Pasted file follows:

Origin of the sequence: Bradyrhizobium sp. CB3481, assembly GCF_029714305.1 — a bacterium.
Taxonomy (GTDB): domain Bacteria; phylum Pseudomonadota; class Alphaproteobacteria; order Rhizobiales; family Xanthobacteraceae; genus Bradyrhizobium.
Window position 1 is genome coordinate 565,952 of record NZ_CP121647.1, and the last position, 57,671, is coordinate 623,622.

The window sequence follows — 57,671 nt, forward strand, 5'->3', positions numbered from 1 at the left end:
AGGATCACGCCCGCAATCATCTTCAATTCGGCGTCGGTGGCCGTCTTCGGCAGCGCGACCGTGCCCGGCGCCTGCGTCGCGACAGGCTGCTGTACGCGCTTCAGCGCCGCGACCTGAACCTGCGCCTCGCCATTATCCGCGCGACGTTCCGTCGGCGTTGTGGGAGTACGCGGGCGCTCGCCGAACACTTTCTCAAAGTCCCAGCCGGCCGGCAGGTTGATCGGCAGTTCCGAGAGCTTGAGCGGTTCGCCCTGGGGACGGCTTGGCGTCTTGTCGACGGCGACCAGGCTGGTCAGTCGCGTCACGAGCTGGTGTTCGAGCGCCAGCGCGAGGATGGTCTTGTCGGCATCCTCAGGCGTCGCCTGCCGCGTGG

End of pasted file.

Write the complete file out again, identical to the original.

Origin of the sequence: Bradyrhizobium sp. CB3481, assembly GCF_029714305.1 — a bacterium.
Taxonomy (GTDB): domain Bacteria; phylum Pseudomonadota; class Alphaproteobacteria; order Rhizobiales; family Xanthobacteraceae; genus Bradyrhizobium.
Window position 1 is genome coordinate 565,952 of record NZ_CP121647.1, and the last position, 57,671, is coordinate 623,622.

The window sequence follows — 57,671 nt, forward strand, 5'->3', positions numbered from 1 at the left end:
AGGATCACGCCCGCAATCATCTTCAATTCGGCGTCGGTGGCCGTCTTCGGCAGCGCGACCGTGCCCGGCGCCTGCGTCGCGACAGGCTGCTGTACGCGCTTCAGCGCCGCGACCTGAACCTGCGCCTCGCCATTATCCGCGCGACGTTCCGTCGGCGTTGTGGGAGTACGCGGGCGCTCGCCGAACACTTTCTCAAAGTCCCAGCCGGCCGGCAGGTTGATCGGCAGTTCCGAGAGCTTGAGCGGTTCGCCCTGGGGACGGCTTGGCGTCTTGTCGACGGCGACCAGGCTGGTCAGTCGCGTCACGAGCTGGTGTTCGAGCGCCAGCGCGAGGATGGTCTTGTCGGCATCCTCAGGCGTCGCCTGCCGCGTGG